Truth and Pad Thai in Thailand

 
Truth and Pad Thai in Thailand | Society of Everywhere

All photos by Josh Meister Photo.

We spent over a month in Thailand visiting five different parts of the country and making a big loop between Bangkok, Koh Tao on the east coast, Krabi on the west coast, Koh Sok Lake, and Chiang Mai.

Before we got there, we had visions of Thailand as a cultural hot spot with pristine white beaches and amazingly clear water, tantalizing food, and jaw dropping landscapes. Unfortunately, we were about 20 years too late. The secret's been out for a while now, and Thailand is more of a tourist hotbed than a cultural one. Back in 1998, there were less than 8 million visitors, and in 2017, there were close to 35 million!

Truth and Pad Thai in Thailand | Society of Everywhere

It seems that a lot of the country, or at least the most popular regions of it, has converted itself to a please-the-masses watered-down version of itself, and we had a hard time finding the Thai-ness of Thailand. Bangkok's temples were beautiful but crowded to the extreme. We saw some of the most beautiful natural landscapes, yet there's also a lot of trash that dots it these days. Like, A LOT of trash. It was actually astounding how little people who might rely on tourism for their livelihood actually care for that resource. And the food was mostly meh. I refused to give up on searching for the best pad thai of my life and ordered it over and over. Each time I tasted a new one, I'd look at Josh and say “the one you make is better.” It made him feel good, but was really disappointing.

Truth and Pad Thai in Thailand | Society of Everywhere

I know this isn't what a lot of people want to hear, that a destination isn't all you want and believe it to be, but not everywhere we visit is all sunshine and unicorns. That being said, we had a fantastic time during our too-long stay there! (And too long in more ways than one. We accidentally wound up booking flights into and out of the country 35 days apart when our visas were only good for 30 days. To avoid a crazy-expensive fine, we wound up doing a visa run to Myanmar (which wasn't cheap either!) on our 29th day there. 🤦‍♀️)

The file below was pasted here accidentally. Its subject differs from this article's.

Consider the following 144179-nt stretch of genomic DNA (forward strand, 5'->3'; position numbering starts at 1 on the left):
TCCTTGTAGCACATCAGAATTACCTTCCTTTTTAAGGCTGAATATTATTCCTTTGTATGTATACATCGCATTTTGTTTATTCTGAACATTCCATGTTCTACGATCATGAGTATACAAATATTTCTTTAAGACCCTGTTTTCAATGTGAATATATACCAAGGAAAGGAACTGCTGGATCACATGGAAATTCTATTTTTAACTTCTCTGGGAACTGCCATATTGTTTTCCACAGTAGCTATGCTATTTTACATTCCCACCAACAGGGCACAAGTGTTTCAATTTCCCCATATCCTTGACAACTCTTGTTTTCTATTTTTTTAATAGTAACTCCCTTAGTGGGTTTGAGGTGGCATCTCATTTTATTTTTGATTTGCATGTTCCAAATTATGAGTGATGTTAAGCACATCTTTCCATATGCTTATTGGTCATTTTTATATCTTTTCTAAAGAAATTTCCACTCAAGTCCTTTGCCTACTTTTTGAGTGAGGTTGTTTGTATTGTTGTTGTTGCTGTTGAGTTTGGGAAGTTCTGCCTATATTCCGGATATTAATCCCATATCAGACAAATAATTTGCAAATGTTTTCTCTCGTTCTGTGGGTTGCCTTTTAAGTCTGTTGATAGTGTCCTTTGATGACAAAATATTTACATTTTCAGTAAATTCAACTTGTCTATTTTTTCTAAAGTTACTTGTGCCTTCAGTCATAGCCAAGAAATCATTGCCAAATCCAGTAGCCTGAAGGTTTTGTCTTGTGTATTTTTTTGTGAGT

So now that all the grumbling is through, here are the highlights of our time in Thailand.

 

1. Diving school in Koh Tao

Koh Tao is one of the most affordable places in the world to get scuba certified, so we knew we would go there from the get-go of our trip. After extensive research, we settled on Sairee Cottage Dive School, which isn't the cheapest but had amazing reviews and offers very small classes, and we both knew I was going to need some extra help.

Truth and Pad Thai in Thailand | Society of Everywhere

We absolutely loved our dive school and instructors, and the accommodations were nice as well. The school lasted three days, during which Josh was smiling non-stop, and I was in constant panic mode. I only cried two (maybe three) times, and thought about quiting at least five times each of those days, but I made it through and am so glad I did.

Truth and Pad Thai in Thailand | Society of Everywhere

Existing under water is such an other-worldly experience, and we've gotten to see tons of super colorful fish, turtles, sharks, manta rays, eels, and coral that we might not have been able to see otherwise.

Truth and Pad Thai in Thailand | Society of Everywhere

We also really enjoyed the island of Koh Tao itself and wound up spending almost two weeks there. It's touristy, but not as much as other spots like nearby Koh Phangan which hosts the infamous Full Moon Party, and there's some great beaches and little pockets of quiet beauty.

Truth and Pad Thai in Thailand | Society of Everywhere

 

2. Hiking and kayaking around Railay